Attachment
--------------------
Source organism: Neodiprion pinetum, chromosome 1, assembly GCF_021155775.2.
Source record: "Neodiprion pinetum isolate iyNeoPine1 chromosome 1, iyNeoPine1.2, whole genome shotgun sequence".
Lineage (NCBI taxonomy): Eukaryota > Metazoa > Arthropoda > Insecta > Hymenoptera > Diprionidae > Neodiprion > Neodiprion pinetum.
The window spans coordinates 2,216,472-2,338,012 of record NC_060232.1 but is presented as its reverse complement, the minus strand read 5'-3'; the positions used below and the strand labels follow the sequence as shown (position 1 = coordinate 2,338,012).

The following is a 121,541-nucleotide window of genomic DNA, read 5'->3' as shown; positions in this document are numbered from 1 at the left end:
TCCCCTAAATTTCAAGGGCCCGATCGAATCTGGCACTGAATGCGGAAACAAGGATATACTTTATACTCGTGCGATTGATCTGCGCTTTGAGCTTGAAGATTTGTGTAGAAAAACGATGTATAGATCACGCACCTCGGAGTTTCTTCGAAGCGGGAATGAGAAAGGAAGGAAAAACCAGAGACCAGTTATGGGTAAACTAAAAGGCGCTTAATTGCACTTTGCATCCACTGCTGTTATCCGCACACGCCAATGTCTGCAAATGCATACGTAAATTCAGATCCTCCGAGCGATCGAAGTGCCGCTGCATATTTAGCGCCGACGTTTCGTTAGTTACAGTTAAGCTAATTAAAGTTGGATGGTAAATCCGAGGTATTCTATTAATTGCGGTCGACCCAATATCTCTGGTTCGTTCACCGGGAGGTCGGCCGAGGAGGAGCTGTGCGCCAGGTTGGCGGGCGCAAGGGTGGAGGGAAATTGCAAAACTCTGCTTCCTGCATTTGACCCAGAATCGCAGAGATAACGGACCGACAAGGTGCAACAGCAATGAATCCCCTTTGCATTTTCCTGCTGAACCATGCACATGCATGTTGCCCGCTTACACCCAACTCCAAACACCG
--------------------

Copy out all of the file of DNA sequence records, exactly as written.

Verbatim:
Source organism: Neodiprion pinetum, chromosome 1, assembly GCF_021155775.2.
Source record: "Neodiprion pinetum isolate iyNeoPine1 chromosome 1, iyNeoPine1.2, whole genome shotgun sequence".
Lineage (NCBI taxonomy): Eukaryota > Metazoa > Arthropoda > Insecta > Hymenoptera > Diprionidae > Neodiprion > Neodiprion pinetum.
The window spans coordinates 2,216,472-2,338,012 of record NC_060232.1 but is presented as its reverse complement, the minus strand read 5'-3'; the positions used below and the strand labels follow the sequence as shown (position 1 = coordinate 2,338,012).

The following is a 121,541-nucleotide window of genomic DNA, read 5'->3' as shown; positions in this document are numbered from 1 at the left end:
TCCCCTAAATTTCAAGGGCCCGATCGAATCTGGCACTGAATGCGGAAACAAGGATATACTTTATACTCGTGCGATTGATCTGCGCTTTGAGCTTGAAGATTTGTGTAGAAAAACGATGTATAGATCACGCACCTCGGAGTTTCTTCGAAGCGGGAATGAGAAAGGAAGGAAAAACCAGAGACCAGTTATGGGTAAACTAAAAGGCGCTTAATTGCACTTTGCATCCACTGCTGTTATCCGCACACGCCAATGTCTGCAAATGCATACGTAAATTCAGATCCTCCGAGCGATCGAAGTGCCGCTGCATATTTAGCGCCGACGTTTCGTTAGTTACAGTTAAGCTAATTAAAGTTGGATGGTAAATCCGAGGTATTCTATTAATTGCGGTCGACCCAATATCTCTGGTTCGTTCACCGGGAGGTCGGCCGAGGAGGAGCTGTGCGCCAGGTTGGCGGGCGCAAGGGTGGAGGGAAATTGCAAAACTCTGCTTCCTGCATTTGACCCAGAATCGCAGAGATAACGGACCGACAAGGTGCAACAGCAATGAATCCCCTTTGCATTTTCCTGCTGAACCATGCACATGCATGTTGCCCGCTTACACCCAACTCCAAACACCG